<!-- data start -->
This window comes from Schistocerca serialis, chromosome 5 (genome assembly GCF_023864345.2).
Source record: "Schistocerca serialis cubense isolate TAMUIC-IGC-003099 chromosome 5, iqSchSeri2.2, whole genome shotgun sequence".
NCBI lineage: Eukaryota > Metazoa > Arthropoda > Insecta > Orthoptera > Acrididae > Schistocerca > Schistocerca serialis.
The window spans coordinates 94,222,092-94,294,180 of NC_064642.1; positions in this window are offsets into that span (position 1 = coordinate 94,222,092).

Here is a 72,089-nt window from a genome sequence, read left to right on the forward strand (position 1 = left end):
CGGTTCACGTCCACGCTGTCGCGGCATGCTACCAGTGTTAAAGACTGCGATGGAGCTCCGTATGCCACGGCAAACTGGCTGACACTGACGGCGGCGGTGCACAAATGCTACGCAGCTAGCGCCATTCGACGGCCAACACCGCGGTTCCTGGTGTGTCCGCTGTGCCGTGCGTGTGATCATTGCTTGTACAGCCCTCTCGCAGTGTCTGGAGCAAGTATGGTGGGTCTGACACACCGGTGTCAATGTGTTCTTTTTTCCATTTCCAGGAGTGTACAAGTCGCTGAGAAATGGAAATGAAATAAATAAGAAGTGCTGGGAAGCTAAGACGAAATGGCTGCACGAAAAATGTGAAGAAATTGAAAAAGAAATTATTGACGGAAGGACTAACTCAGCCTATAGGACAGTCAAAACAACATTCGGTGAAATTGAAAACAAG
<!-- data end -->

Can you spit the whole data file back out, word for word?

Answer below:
This window comes from Schistocerca serialis, chromosome 5 (genome assembly GCF_023864345.2).
Source record: "Schistocerca serialis cubense isolate TAMUIC-IGC-003099 chromosome 5, iqSchSeri2.2, whole genome shotgun sequence".
NCBI lineage: Eukaryota > Metazoa > Arthropoda > Insecta > Orthoptera > Acrididae > Schistocerca > Schistocerca serialis.
The window spans coordinates 94,222,092-94,294,180 of NC_064642.1; positions in this window are offsets into that span (position 1 = coordinate 94,222,092).

Here is a 72,089-nt window from a genome sequence, read left to right on the forward strand (position 1 = left end):
CGGTTCACGTCCACGCTGTCGCGGCATGCTACCAGTGTTAAAGACTGCGATGGAGCTCCGTATGCCACGGCAAACTGGCTGACACTGACGGCGGCGGTGCACAAATGCTACGCAGCTAGCGCCATTCGACGGCCAACACCGCGGTTCCTGGTGTGTCCGCTGTGCCGTGCGTGTGATCATTGCTTGTACAGCCCTCTCGCAGTGTCTGGAGCAAGTATGGTGGGTCTGACACACCGGTGTCAATGTGTTCTTTTTTCCATTTCCAGGAGTGTACAAGTCGCTGAGAAATGGAAATGAAATAAATAAGAAGTGCTGGGAAGCTAAGACGAAATGGCTGCACGAAAAATGTGAAGAAATTGAAAAAGAAATTATTGACGGAAGGACTAACTCAGCCTATAGGACAGTCAAAACAACATTCGGTGAAATTGAAAACAAG